One of my favorite spring desserts is a slice of warm
rhubarb pie with ice cream.
Rhubarb, Rheum rhabarbarum, is a cool-season perennial
vegetable that was introduced to the United States at the end of
the 18th century. Rhubarb was first cultivated in the Far East
more than 2,000 years ago. It was initially cultivated for its
medicinal qualities. Rhubarb forms thick red, pink or green
petioles (stalks) with large, extravagant green leaves.
Rhubarb grows best where plants will receive full sun in
fertile, well-drained soils that have good organic matter. Plant
rhubarb in the early spring while plants are dormant. Avoid
harvesting the plants the first year, and only lightly harvest
for one to two weeks during the second year. Full harvest may
begin the third or fourth year, depending on the plant size.
Harvest for eight to 10 weeks.
Rhubarb has a sour, tart, tangy flavor; you could say it is
mouth-puckering. To minimize the tartness, most people find it
necessary to sweeten rhubarb with sugar, honey or fruit juice.
Rhubarb is often combined with strawberries. Rhubarb is rarely
eaten raw. Rhubarb can be purchased from a U-pick grower or a
supermarket. In central Illinois, harvesting usually begins in
late May and can continue until late July.
The flavor depends on the cultivar. Red-stalked reliable
cultivars include Canada Red, Cherry Red, Crimson Red, MaDonald,
Ruby and Valentine. Victoria is a reliable green-stalked
cultivar. Generally, the deeper red the stalk, the more
flavorful. Medium-size stalks are generally tenderer than large
Harvest 10- to 15-inch stalks by snapping them rather than
cutting them off. Grab a stalk down where it emerges from the
ground, and pull up and slightly to one side. Harvest only
one-third of the stalks from a plant at one time. Immediately
after harvesting, cut off and discard the leaves. If purchasing
rhubarb, look for flat, crisp stalks, not curled or limp.
Rhubarb leaves should never be eaten. They contain oxalic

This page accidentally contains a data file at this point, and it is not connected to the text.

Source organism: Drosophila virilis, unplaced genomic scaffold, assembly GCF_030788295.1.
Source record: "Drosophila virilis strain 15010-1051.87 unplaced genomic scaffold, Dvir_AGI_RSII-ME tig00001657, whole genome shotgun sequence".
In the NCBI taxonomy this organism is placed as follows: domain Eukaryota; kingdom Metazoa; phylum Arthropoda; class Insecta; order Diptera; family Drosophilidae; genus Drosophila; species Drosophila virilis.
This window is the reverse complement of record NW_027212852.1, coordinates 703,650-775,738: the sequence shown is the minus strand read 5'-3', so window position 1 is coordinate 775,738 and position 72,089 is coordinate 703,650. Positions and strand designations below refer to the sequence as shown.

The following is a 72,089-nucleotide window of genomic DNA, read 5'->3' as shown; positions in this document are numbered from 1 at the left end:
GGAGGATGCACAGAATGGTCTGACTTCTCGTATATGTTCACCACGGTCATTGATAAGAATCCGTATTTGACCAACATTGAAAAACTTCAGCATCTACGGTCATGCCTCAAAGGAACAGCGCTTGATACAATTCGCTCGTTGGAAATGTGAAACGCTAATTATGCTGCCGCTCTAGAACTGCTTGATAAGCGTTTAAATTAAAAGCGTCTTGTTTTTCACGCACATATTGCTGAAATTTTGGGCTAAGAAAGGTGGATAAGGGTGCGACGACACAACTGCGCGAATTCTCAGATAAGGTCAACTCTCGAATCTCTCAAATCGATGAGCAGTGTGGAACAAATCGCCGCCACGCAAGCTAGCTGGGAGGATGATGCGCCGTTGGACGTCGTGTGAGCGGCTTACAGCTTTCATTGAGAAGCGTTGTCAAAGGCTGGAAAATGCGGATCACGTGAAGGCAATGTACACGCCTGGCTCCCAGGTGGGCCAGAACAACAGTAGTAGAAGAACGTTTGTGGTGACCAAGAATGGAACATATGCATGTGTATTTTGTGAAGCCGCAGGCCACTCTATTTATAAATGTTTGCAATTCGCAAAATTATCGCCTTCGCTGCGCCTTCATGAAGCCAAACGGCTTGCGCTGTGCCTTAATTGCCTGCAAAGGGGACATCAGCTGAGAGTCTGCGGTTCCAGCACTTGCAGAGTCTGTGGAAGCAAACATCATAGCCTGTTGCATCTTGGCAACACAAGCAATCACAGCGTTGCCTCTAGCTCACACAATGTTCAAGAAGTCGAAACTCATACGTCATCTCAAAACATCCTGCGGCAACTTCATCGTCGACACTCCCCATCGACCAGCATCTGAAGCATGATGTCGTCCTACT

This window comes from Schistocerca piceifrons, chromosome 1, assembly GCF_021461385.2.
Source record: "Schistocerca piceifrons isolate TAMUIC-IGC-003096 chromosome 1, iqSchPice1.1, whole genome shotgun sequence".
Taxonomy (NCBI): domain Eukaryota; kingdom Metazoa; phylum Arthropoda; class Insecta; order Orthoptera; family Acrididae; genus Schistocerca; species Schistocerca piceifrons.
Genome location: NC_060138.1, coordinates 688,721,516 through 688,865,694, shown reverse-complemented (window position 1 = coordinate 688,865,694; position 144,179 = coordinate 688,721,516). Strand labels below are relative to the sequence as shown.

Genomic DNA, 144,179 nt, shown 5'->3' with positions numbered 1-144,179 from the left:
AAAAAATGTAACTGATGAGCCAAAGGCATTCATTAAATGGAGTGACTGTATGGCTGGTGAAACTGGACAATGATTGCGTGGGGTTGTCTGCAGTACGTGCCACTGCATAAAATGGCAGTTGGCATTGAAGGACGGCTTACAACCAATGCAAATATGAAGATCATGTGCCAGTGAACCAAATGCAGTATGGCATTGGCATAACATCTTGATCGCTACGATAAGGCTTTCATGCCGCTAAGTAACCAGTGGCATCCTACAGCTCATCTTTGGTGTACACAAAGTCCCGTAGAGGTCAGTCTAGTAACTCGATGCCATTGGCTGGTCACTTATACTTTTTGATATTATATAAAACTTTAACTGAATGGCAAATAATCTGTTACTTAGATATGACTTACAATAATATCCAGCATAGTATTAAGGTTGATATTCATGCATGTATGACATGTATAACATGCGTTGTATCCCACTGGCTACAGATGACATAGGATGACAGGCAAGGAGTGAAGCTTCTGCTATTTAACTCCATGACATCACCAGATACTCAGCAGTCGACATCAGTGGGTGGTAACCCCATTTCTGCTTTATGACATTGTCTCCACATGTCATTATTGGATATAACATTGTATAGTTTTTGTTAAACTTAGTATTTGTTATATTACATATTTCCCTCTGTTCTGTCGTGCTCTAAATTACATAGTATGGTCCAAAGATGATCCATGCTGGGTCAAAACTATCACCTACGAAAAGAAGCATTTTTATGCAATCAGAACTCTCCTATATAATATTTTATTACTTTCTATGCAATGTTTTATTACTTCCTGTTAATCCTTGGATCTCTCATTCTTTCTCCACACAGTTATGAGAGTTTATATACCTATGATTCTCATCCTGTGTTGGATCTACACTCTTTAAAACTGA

acid, a toxin that can cause poisoning when large quantities of
raw or cooked leaves are ingested.
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If not immediately using the rhubarb, it can be stored in the
refrigerator, between 32 and 36 degrees Fahrenheit, with 95 percent
relative humidity, for two to four weeks. For best results, store
unwashed stalks in perforated plastic bags in the crisper drawer.
Rhubarb is 95 percent water, and 1 cup of diced rhubarb contains
about 26 calories, 2 grams dietary fiber and 351 milligrams of
potassium. Due to its acidic nature (pH of 3.1), avoid cooking
rhubarb in reactive metal pots such as aluminum, iron and copper.
Rhubarb can be prepared and served many different ways -- pies,
tarts, breads, cobblers, cakes, jams, sauces, puddings and salads.
My favorite rhubarb recipe is a longtime family favorite.
Rhubarb Upside-Down Cake
1/2 cup butter or margarine, melted
1 cup brown sugar
4 cups of chopped rhubarb
1 yellow cake mix prepared according to directions on the box
Into a 13-by-9-inch baking pan, pour melted margarine and
sprinkle with brown sugar. Spread chopped rhubarb over the sugar
mixture. Prepare a yellow cake mix according to the directions on
the box. Pour batter over rhubarb. Bake at 350 degrees for 45
minutes or until cake is done.
For more information on growing and using rhubarb, visit the
University of Illinois Extension Watch Your Garden Grow website at
[By JENNIFER FISHBURN,
Illinois Extension, Logan-Menard-Sangamon Unit]